Georgia, Auburn prove to be class of SEC

The question was put to rest about the time D.J. Shockley threw his second touchdown pass Saturday in the SEC championship game.

By that time, Georgia was well on its way to a second SEC championship in the last four years, thanks to a 34-14 rout of LSU that only cemented the Bulldogs' place as the conference's preeminent program.

The impressive part was that Georgia wasn't even supposed to be a part of the SEC gala this season. But Shockley and his cast of equally motivated seniors, including Max Jean-Gilles, Bryan McClendon, DeMario Minter, Tim Jennings, Kedric Golston and Greg Blue had other ideas.

While most people drank the Kool-Aid being served at Eastern Division favorites Tennessee and Florida during the preseason, Georgia quietly went about its business.

The Bulldogs (10-2) were hardly spectacular during the first half of the season, although they did pin their regular whipping on the Vols to kick off October.

Shockley's knee injury against Arkansas caused the entire Bulldog Nation to hold its breath. The fears were justified. He didn't play the next week against Florida, and the Gators squeaked out a 14-10 win.

Two weeks later, Shockley returned, but Georgia lost again -- this time to Auburn in a 31-30 shootout.

But Florida's loss earlier that day at South Carolina gave the Bulldogs a mulligan of sorts, and they cashed in with another piece of hardware.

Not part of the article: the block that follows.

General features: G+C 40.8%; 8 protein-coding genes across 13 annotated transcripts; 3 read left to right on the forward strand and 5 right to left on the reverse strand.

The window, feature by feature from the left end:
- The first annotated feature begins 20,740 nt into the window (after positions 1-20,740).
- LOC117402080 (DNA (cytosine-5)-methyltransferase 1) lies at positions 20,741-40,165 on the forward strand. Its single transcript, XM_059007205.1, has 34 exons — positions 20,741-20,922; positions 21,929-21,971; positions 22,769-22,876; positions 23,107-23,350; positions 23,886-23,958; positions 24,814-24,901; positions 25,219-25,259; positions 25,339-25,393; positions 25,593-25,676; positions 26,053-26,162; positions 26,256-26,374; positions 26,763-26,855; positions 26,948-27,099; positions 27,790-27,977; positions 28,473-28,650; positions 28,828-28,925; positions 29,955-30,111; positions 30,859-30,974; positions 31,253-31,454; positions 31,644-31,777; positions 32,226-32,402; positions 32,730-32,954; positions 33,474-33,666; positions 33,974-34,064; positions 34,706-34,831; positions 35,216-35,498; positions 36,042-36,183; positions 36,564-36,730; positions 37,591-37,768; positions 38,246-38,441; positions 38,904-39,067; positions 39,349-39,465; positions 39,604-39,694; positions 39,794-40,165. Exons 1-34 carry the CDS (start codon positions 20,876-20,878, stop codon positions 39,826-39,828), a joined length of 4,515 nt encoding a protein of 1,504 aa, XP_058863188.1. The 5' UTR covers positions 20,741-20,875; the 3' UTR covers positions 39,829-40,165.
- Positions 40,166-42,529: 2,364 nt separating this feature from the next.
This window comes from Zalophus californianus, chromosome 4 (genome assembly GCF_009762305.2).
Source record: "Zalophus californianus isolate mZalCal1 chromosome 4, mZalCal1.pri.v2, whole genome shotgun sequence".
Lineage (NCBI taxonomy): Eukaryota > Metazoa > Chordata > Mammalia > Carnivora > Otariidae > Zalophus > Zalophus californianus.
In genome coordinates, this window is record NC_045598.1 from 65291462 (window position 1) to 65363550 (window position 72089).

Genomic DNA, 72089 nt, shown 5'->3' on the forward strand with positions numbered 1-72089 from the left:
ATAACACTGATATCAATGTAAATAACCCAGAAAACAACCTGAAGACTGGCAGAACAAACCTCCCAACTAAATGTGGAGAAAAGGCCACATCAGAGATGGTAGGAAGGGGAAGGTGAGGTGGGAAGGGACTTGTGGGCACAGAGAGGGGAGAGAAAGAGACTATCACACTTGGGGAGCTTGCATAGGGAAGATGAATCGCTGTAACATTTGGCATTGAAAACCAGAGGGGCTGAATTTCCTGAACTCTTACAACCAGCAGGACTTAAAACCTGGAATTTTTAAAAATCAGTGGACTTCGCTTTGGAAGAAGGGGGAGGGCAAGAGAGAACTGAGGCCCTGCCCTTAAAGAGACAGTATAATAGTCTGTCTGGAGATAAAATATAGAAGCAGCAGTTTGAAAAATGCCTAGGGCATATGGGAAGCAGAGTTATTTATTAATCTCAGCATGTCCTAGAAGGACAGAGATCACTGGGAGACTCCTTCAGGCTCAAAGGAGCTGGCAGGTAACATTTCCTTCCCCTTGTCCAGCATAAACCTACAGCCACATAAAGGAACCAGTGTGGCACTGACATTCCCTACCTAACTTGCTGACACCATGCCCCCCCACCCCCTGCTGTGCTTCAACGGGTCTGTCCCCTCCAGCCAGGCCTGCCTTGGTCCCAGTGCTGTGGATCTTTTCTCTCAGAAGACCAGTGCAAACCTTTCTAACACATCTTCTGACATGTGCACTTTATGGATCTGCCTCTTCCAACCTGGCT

Their battering of LSU in the SEC title game was their most complete performance of the season.

Against West Virginia in the Nokia Sugar Bowl, they will have a chance to solidify a fourth straight top-10 finish.

"All I said before the season was I thought we had as good a chance this season as any other season since I've been at Georgia," coach Mark Richt said. "I wasn't predicting that we'd win the SEC at all. I said, 'If we win enough close games, then we might find ourselves back in the championship game.'"

Even though Georgia has the trophy, Auburn might have been the SEC's best team at season's end.

The Tigers (9-2) closed the season with wins over then top-10 clubs Georgia and Alabama, and their only loss after opening the season with a defeat by Georgia Tech was at LSU in overtime when they missed five field goals.

Making just one of those field goals would have put Auburn in the SEC championship game, and maybe we'd be talking about the Tigers being the class of the conference.

Regardless, they're running a close second.